Bugreporting how-to

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Bugreporting as a method

Scoping the issues with Immunity Certificates collectively

Bug reporting, the practice of submitting an account of errors, flaws, and failures in software, proposes ways to be involved with technological development that not only tolerates, but necessarily requires other modes of expertise than writing code. Bug reporting is a lively technocultural practice that has come to flourish within free software communities, where Linus’ law “with many eyeballs, all bugs are shallow” still rules.[1] The practice is based on the idea that by distributing the testing and reporting of errors over as many eyes (hands, screens, and machines) as possible, complex software problems can be fragmented into ever smaller ones. By asking users to communicate their experiences of software breakdowns effectively, bug reporting forces “the making of problems” through a process of questions and fragmentation.[2] It exposes so-called bugs to a step-by-step temporality, to make even the hardest problems small enough to be squeezable,[3] as they eventually are reduced to nothing more than tiny bugs.

In order to streamline the process of such squeezing, many software platforms have been developed to optimize the cycle of bug reporting and bug fixing.[4] “Issue trackers” help developers to separate bug reports from feature requests. A “bug” is a fault or an error that responds to what is already there; a “feature request,” on the other hand, is a proposal that adds to the project-as-is; it extends an existing feature or ultimately necessitates the rethinking of a software’s orientation. It is obvious that in such a technosolutionist framework, reports will attract attention first, while requests have a lower priority. Once identified as such, a bug can then be tagged as “critical” (or not), assigned to a specific piece of code, a software release, a milestone, a timeline, or a developer who then will need to decide whether it is a syntax, run-time or semantic error. From then on, the bugs’ evolution from “reported” to “resolved” will be minutely tracked.

The issue with issue trackers and with bug reporting in general is that these are by definition coercive systems. Issues can only be reported in response to already existing structures and processes, when “something is not working as it was designed to be.”[5] But what if something (for example, in this particular case, a geocomputation toolkit) is not designed as it should be? Or even more importantly, what if geocomputation should not be designed, or it should be actively undesigned and not exist at all? Or what if there were no way to decide or define, in advance, how something should be without making an authoritative gesture of prejudgment and imposition?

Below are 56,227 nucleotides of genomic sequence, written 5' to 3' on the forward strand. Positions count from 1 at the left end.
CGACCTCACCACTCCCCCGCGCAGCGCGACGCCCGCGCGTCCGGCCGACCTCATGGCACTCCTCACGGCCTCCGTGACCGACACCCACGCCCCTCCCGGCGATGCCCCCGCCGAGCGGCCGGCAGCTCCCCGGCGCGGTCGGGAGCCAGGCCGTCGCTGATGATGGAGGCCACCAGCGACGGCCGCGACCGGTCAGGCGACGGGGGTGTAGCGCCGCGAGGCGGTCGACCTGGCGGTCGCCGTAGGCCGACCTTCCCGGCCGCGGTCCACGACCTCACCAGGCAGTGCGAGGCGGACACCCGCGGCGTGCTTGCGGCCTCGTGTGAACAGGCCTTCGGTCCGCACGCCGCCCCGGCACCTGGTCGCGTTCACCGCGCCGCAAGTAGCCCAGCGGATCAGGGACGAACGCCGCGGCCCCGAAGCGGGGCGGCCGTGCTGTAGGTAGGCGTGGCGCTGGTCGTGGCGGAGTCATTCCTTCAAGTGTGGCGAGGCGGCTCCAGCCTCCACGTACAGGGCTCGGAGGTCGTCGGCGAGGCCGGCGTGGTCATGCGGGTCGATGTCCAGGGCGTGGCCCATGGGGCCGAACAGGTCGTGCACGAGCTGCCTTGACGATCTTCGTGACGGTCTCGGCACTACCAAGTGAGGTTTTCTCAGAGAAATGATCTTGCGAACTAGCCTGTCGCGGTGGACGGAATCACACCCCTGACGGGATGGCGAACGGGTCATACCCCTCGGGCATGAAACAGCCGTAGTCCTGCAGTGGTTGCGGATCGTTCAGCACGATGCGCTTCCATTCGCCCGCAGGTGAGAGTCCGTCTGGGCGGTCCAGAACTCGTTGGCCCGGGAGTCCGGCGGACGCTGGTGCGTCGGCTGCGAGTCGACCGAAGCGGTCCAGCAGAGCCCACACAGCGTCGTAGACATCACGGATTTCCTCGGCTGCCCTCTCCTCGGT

Bug reporting tightly ties users’ practices to the practice of development, making present the relations of software––it is a mode of practicing-with. Like Haraways’s situated practice of writing, figured by Maria Puig de la Bellacasa as a “thinking-with” and “dissenting-within”, bug reporting makes apparent that software does not come without its world.[6] Dissenting-within figures as both an embedded mode of practice, or speaking from within open-source software, problematizing an idea of a critical distance; but also has an “openness to the effects we might produce with critiques to worlds we would rather not endorse.”[7]

On-line discussion on immunity certificates

From: The Underground Division (Pritchard, Helen V., Rocha, Jara and Snelting, Femke) “We Have always been Geohackers.” In Volumetric Regimes: Material cultures of quantified presence, edited by Possible Bodies. Open Humanities Press, 2022.

Reports by The Institute for Technology in the Public Interest: bugreports

  1. Eric Steven Raymond, “The Cathedral and the Bazaar,” accessed July 1, 2019, http://www.catb.org/~esr/writings/cathedral-bazaar/cathedral-bazaar/index.html,
  2. As Simondon notes, “living is itself the generation of and engagement with problems.” Gilbert Simondon, L’Individuation à la lumière des notions de forme et d’information(Grenoble, Publisher 2013).
  3. In the context of technical bug reporting, squeezing refers to fixing.
  4. Issue trackers are increasingly being integrated into software versioning tools such as git, following the increasingly agile understanding of software development.
  5. “Bug: Definition—What Does Bug Mean?”, accessed July 1, 2019, https://www.techopedia.com/definition/3758/bug.
  6. See Maria Puig de la Bellacasa, “Nothing Comes without Its World: Thinking with Care,” The Sociological Review 60, no. 2 (2012): 197–216; Donna J. Haraway Staying with the Trouble: Making Kin in the Chthulucene (Durham: Duke University Press, 2016); and Kathrin Thiele’s chapter in this publication.
  7. Maria Puig de la Bellacasa, “Nothing Comes without Its World: Thinking with Care,” 205–206.